Sean Scully (Born 1945 - )
Untitled (11.17.90) Sold
Watercolour on paper (a page from a large sketchbook). Signed and dated Sean Scully 11.17.90 at the lower right.275 x 300 mm (10 7/8 x 11 3/4 in.) [image]306 x 403 mm. (12 x 15 7/8 in.) [sheet]ENQUIRE
Over the course of his career, Sean Scully has created a significant body of works on paper – watercolours, pastels and prints - alongside his paintings on canvas. He has referred to his works on paper as ‘complements and antidotes’ to the paintings, and has further noted that ‘the watercolors are very, very personal to me.’ More recently, Scully elaborated on the importance of his watercolours to him: ‘There’s a big difference between them [paintings and watercolours], the difference between public and private. Because I do things all the time for the public, so there can be exhibitions and people and go and see the paintings. The watercolours are more private…But I don’t think any of my work is private anymore. It’s just a different degree, and it’s something I can have and put in a drawer and get the sense at least for a while that I have made it entirely for myself. But of course it’s only a question of time before that little watercolour has to come out of the drawer and go somewhere for an exhibition.’The present sheet was executed in 1990, and is part of a group of paintings, watercolours, pastels and prints known collectively as the Wall of Light series. These works evolved following a trip Scully took to the Yucatán Peninsula in Mexico in 1983, where he was captivated by the appearance of the stacked stone walls of Mayan ruins. He produced a number of watercolours during this trip that were his first attempts in the medium, and these served, several years later, as the basis for the Wall of Light series. Indeed, the artist refers to these irregular rectangles of colour in these works as ‘bricks’; a conscious move away from the broad bands and stripes of colour of his earlier paintings.Scully’s watercolours often treat the same themes as his paintings, yet differ from them. On relationship of a watercolour to a painting of the same composition, the artist has commented that ‘One could say it’s a version of the same thing in a different medium, which produces an entirely distinct reality. Because the watercolour is really only staining the paper. You’re working with the light within the watercolour, and you’re trying to articulate that light.’ He has further elaborated on this theme in a 1995 interview, in which he stated that ‘the watercolors are about the extreme absence of physicality. They are really as close as a painter can get to pure light, an effortless, physically effortless vision. And that’s what’s really interesting about them to me...I think the idea of the lack of physicality in the watercolors is crucial to their nature, that the white paper is shining through the watercolor the whole time. And it’s pure pigment, it’s pure pigment suspended in a small amount of gum Arabic and it’s floated onto the paper.’Of the Wall of Light watercolours, of which this is a particularly fine and fresh example, one scholar has noted that ‘Graceful and seemingly effortless, these are works Scully says he pursues chiefly for himself as “private” entities. He makes them in a relaxed state of mind, focusing chiefly on the quality of light, and he renders them without vigorous physical action…Scully arrives at a remarkable elegance while working in a delicate, extremely temperamental medium…His Wall of Light watercolors are poetic studies of light, with a quiet undertone and a subtle, rhythmic quality alive with luminosity.’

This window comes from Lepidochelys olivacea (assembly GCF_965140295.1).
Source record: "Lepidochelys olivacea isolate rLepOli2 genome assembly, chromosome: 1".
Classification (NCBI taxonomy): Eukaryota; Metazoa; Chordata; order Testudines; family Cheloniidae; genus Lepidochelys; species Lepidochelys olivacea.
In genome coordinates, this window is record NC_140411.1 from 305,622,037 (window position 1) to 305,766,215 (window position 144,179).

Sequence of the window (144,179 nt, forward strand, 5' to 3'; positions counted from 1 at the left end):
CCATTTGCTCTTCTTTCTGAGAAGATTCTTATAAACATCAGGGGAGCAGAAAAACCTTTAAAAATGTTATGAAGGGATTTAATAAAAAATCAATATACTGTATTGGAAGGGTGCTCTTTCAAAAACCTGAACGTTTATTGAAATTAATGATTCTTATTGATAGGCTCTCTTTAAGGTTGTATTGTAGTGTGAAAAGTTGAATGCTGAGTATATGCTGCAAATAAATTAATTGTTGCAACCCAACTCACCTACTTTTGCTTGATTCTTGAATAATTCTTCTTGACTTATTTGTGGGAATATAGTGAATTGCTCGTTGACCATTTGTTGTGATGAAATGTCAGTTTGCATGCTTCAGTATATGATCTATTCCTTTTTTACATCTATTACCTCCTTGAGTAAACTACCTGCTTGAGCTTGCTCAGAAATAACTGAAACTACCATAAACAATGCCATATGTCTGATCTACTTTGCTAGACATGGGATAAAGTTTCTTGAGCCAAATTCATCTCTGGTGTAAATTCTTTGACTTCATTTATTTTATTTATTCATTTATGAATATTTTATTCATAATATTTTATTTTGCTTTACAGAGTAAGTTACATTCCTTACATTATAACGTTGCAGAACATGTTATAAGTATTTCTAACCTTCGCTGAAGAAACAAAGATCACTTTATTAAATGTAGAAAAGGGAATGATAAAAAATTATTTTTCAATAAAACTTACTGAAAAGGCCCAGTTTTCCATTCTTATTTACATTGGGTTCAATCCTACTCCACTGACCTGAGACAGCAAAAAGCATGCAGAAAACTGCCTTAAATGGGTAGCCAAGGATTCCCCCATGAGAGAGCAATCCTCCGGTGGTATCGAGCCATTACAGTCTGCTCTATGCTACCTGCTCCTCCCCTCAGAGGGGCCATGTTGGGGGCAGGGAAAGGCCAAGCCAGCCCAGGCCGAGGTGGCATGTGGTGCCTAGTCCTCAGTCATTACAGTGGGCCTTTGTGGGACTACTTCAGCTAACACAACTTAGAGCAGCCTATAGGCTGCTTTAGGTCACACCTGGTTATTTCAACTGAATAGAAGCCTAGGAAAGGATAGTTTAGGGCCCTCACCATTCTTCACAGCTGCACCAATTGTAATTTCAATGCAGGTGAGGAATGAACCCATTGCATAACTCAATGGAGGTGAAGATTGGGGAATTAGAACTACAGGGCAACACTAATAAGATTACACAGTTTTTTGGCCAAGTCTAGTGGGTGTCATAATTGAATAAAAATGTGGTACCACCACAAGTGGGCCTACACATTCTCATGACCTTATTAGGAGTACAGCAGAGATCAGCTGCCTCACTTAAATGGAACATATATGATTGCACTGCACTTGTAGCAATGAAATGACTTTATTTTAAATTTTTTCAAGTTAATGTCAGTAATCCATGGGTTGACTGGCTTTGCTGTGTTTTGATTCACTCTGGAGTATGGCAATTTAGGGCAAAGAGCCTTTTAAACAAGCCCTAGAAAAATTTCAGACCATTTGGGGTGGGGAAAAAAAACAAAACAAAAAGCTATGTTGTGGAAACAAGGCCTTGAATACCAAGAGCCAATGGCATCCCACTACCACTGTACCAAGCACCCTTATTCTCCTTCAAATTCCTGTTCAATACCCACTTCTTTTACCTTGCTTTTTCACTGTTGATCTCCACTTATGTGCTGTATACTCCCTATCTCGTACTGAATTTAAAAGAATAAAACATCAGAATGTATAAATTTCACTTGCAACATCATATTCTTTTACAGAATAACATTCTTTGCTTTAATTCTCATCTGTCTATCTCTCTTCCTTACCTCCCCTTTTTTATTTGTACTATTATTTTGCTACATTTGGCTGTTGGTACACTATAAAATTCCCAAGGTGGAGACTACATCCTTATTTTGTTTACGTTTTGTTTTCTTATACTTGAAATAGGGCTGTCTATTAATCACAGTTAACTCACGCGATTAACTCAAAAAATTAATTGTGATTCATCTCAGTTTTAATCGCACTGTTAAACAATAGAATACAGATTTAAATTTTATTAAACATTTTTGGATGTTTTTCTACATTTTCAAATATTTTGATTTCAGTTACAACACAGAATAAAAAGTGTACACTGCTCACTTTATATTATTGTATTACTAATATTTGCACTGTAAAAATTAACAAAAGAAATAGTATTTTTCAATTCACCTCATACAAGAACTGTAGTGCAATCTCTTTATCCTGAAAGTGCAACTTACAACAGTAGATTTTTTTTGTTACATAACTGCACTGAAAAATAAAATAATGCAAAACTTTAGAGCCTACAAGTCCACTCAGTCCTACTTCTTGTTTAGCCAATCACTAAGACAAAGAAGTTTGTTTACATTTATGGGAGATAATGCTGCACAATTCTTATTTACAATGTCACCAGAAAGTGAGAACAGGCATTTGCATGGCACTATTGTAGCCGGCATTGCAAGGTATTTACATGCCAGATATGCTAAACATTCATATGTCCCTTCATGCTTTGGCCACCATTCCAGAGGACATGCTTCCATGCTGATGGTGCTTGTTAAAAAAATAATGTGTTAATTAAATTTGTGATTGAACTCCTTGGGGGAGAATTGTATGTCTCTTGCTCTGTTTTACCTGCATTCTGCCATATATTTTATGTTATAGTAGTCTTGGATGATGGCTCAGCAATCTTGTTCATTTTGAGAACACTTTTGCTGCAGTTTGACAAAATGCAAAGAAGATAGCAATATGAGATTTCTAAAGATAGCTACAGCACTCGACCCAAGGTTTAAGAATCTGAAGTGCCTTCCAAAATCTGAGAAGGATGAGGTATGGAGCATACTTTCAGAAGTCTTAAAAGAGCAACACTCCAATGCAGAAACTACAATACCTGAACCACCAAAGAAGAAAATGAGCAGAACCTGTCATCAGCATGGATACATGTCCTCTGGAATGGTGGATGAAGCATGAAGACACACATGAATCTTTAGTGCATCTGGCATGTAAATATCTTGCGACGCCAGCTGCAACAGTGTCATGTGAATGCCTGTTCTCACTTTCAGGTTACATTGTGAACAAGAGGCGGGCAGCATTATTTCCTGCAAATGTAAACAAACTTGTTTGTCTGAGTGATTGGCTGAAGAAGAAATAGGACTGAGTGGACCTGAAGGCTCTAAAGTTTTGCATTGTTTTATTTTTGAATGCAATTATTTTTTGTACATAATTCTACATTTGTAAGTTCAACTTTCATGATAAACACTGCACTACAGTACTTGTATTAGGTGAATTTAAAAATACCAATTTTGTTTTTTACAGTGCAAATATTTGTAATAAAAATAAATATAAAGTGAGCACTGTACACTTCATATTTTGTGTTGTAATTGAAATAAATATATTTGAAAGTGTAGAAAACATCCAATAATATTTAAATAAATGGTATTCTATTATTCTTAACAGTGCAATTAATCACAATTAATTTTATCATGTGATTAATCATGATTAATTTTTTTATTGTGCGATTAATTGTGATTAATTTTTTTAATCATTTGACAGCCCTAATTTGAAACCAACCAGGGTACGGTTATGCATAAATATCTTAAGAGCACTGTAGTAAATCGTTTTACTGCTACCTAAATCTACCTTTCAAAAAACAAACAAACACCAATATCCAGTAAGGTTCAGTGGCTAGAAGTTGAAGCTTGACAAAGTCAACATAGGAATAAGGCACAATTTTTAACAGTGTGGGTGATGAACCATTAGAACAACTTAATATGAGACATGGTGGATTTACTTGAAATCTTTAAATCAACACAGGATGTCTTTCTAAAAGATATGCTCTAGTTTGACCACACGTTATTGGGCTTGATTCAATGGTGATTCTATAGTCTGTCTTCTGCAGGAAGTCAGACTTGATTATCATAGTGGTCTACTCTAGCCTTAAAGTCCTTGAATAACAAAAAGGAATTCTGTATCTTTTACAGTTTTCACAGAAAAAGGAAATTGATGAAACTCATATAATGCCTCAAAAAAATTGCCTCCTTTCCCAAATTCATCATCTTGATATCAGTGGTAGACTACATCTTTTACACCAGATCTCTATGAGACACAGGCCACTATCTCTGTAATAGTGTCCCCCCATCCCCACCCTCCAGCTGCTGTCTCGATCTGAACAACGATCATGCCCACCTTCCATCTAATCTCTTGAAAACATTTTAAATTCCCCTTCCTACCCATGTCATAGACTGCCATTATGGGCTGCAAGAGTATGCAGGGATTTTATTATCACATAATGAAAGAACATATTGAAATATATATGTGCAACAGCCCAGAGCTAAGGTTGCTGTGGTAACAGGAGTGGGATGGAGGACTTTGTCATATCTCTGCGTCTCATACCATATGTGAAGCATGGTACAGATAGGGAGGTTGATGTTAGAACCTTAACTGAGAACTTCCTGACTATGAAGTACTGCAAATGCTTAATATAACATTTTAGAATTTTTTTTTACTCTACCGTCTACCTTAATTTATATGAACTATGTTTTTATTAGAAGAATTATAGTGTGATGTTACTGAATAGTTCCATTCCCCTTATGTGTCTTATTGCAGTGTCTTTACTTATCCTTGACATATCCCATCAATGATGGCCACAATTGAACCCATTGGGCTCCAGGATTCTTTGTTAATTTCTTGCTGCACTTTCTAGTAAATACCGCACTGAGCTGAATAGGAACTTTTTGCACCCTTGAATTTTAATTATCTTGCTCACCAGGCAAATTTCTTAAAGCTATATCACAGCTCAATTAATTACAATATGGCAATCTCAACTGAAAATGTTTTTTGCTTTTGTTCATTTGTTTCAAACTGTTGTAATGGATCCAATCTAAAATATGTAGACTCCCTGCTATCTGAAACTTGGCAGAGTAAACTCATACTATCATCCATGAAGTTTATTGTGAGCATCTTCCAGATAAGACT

Galerie Lelong, ParisAcquired from them by a private collector.